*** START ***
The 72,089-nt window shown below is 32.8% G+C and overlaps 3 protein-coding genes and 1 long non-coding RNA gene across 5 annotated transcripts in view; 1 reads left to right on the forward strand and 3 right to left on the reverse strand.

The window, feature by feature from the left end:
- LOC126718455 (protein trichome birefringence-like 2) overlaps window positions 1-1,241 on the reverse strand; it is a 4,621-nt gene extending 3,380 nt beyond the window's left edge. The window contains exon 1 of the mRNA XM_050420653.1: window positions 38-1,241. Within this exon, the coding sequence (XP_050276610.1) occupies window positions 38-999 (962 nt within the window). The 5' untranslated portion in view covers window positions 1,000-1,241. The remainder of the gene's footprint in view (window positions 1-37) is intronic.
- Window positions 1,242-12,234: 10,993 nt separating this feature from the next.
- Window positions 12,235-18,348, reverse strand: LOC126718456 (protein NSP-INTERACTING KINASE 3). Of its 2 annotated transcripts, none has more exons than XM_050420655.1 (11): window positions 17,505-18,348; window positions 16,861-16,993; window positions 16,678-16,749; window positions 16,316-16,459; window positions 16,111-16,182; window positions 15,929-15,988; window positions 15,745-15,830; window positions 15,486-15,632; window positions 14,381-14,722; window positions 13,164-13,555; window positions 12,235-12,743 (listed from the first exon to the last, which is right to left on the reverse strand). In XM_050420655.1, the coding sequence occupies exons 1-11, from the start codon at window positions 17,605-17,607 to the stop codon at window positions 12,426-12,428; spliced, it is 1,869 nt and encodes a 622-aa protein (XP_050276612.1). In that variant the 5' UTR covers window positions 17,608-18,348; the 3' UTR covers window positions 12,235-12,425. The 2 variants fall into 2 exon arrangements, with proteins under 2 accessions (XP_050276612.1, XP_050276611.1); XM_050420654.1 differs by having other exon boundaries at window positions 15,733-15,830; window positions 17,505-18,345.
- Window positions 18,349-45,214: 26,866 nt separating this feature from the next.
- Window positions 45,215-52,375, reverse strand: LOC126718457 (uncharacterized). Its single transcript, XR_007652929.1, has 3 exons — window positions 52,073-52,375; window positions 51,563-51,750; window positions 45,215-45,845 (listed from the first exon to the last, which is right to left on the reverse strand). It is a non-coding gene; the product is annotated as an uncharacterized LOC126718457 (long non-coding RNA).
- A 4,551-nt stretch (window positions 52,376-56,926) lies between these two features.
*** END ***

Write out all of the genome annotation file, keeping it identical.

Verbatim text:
The 72,089-nt window shown below is 32.8% G+C and overlaps 3 protein-coding genes and 1 long non-coding RNA gene across 5 annotated transcripts in view; 1 reads left to right on the forward strand and 3 right to left on the reverse strand.

The window, feature by feature from the left end:
- LOC126718455 (protein trichome birefringence-like 2) overlaps window positions 1-1,241 on the reverse strand; it is a 4,621-nt gene extending 3,380 nt beyond the window's left edge. The window contains exon 1 of the mRNA XM_050420653.1: window positions 38-1,241. Within this exon, the coding sequence (XP_050276610.1) occupies window positions 38-999 (962 nt within the window). The 5' untranslated portion in view covers window positions 1,000-1,241. The remainder of the gene's footprint in view (window positions 1-37) is intronic.
- Window positions 1,242-12,234: 10,993 nt separating this feature from the next.
- Window positions 12,235-18,348, reverse strand: LOC126718456 (protein NSP-INTERACTING KINASE 3). Of its 2 annotated transcripts, none has more exons than XM_050420655.1 (11): window positions 17,505-18,348; window positions 16,861-16,993; window positions 16,678-16,749; window positions 16,316-16,459; window positions 16,111-16,182; window positions 15,929-15,988; window positions 15,745-15,830; window positions 15,486-15,632; window positions 14,381-14,722; window positions 13,164-13,555; window positions 12,235-12,743 (listed from the first exon to the last, which is right to left on the reverse strand). In XM_050420655.1, the coding sequence occupies exons 1-11, from the start codon at window positions 17,605-17,607 to the stop codon at window positions 12,426-12,428; spliced, it is 1,869 nt and encodes a 622-aa protein (XP_050276612.1). In that variant the 5' UTR covers window positions 17,608-18,348; the 3' UTR covers window positions 12,235-12,425. The 2 variants fall into 2 exon arrangements, with proteins under 2 accessions (XP_050276612.1, XP_050276611.1); XM_050420654.1 differs by having other exon boundaries at window positions 15,733-15,830; window positions 17,505-18,345.
- Window positions 18,349-45,214: 26,866 nt separating this feature from the next.
- Window positions 45,215-52,375, reverse strand: LOC126718457 (uncharacterized). Its single transcript, XR_007652929.1, has 3 exons — window positions 52,073-52,375; window positions 51,563-51,750; window positions 45,215-45,845 (listed from the first exon to the last, which is right to left on the reverse strand). It is a non-coding gene; the product is annotated as an uncharacterized LOC126718457 (long non-coding RNA).
- A 4,551-nt stretch (window positions 52,376-56,926) lies between these two features.